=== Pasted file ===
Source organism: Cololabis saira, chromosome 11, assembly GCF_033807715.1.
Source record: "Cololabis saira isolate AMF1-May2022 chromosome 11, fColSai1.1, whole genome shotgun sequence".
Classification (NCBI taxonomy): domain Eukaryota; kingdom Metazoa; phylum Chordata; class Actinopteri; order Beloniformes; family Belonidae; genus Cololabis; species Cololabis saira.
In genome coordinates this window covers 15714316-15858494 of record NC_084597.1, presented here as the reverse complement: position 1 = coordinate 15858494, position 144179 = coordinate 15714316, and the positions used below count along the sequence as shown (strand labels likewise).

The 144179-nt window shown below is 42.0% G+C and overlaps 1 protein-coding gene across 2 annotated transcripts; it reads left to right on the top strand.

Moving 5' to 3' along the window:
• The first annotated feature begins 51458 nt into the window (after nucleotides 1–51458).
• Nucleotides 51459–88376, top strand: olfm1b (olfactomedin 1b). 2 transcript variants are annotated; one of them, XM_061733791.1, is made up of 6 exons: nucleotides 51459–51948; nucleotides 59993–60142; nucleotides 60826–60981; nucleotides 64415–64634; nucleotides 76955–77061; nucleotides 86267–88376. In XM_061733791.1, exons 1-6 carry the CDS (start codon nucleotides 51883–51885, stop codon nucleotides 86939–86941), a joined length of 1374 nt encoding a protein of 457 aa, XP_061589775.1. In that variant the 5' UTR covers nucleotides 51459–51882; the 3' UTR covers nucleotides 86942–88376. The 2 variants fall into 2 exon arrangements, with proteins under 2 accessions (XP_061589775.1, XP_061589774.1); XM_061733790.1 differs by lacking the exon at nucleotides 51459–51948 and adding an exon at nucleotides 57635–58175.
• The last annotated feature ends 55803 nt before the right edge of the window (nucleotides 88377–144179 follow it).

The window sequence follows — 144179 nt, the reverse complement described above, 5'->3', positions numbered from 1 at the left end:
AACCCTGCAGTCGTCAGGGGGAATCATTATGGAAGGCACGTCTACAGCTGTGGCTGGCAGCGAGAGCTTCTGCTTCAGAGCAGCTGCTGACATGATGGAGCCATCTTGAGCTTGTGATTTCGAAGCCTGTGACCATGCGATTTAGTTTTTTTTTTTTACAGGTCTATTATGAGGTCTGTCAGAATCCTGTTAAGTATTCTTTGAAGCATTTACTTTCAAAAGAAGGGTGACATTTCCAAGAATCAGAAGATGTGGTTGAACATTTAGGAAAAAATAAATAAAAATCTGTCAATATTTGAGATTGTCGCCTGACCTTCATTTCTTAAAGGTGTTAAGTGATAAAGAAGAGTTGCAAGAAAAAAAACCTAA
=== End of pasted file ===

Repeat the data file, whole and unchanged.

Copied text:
Source organism: Cololabis saira, chromosome 11, assembly GCF_033807715.1.
Source record: "Cololabis saira isolate AMF1-May2022 chromosome 11, fColSai1.1, whole genome shotgun sequence".
Classification (NCBI taxonomy): domain Eukaryota; kingdom Metazoa; phylum Chordata; class Actinopteri; order Beloniformes; family Belonidae; genus Cololabis; species Cololabis saira.
In genome coordinates this window covers 15714316-15858494 of record NC_084597.1, presented here as the reverse complement: position 1 = coordinate 15858494, position 144179 = coordinate 15714316, and the positions used below count along the sequence as shown (strand labels likewise).

The 144179-nt window shown below is 42.0% G+C and overlaps 1 protein-coding gene across 2 annotated transcripts; it reads left to right on the top strand.

Moving 5' to 3' along the window:
• The first annotated feature begins 51458 nt into the window (after nucleotides 1–51458).
• Nucleotides 51459–88376, top strand: olfm1b (olfactomedin 1b). 2 transcript variants are annotated; one of them, XM_061733791.1, is made up of 6 exons: nucleotides 51459–51948; nucleotides 59993–60142; nucleotides 60826–60981; nucleotides 64415–64634; nucleotides 76955–77061; nucleotides 86267–88376. In XM_061733791.1, exons 1-6 carry the CDS (start codon nucleotides 51883–51885, stop codon nucleotides 86939–86941), a joined length of 1374 nt encoding a protein of 457 aa, XP_061589775.1. In that variant the 5' UTR covers nucleotides 51459–51882; the 3' UTR covers nucleotides 86942–88376. The 2 variants fall into 2 exon arrangements, with proteins under 2 accessions (XP_061589775.1, XP_061589774.1); XM_061733790.1 differs by lacking the exon at nucleotides 51459–51948 and adding an exon at nucleotides 57635–58175.
• The last annotated feature ends 55803 nt before the right edge of the window (nucleotides 88377–144179 follow it).

The window sequence follows — 144179 nt, the reverse complement described above, 5'->3', positions numbered from 1 at the left end:
AACCCTGCAGTCGTCAGGGGGAATCATTATGGAAGGCACGTCTACAGCTGTGGCTGGCAGCGAGAGCTTCTGCTTCAGAGCAGCTGCTGACATGATGGAGCCATCTTGAGCTTGTGATTTCGAAGCCTGTGACCATGCGATTTAGTTTTTTTTTTTTACAGGTCTATTATGAGGTCTGTCAGAATCCTGTTAAGTATTCTTTGAAGCATTTACTTTCAAAAGAAGGGTGACATTTCCAAGAATCAGAAGATGTGGTTGAACATTTAGGAAAAAATAAATAAAAATCTGTCAATATTTGAGATTGTCGCCTGACCTTCATTTCTTAAAGGTGTTAAGTGATAAAGAAGAGTTGCAAGAAAAAAAACCTAA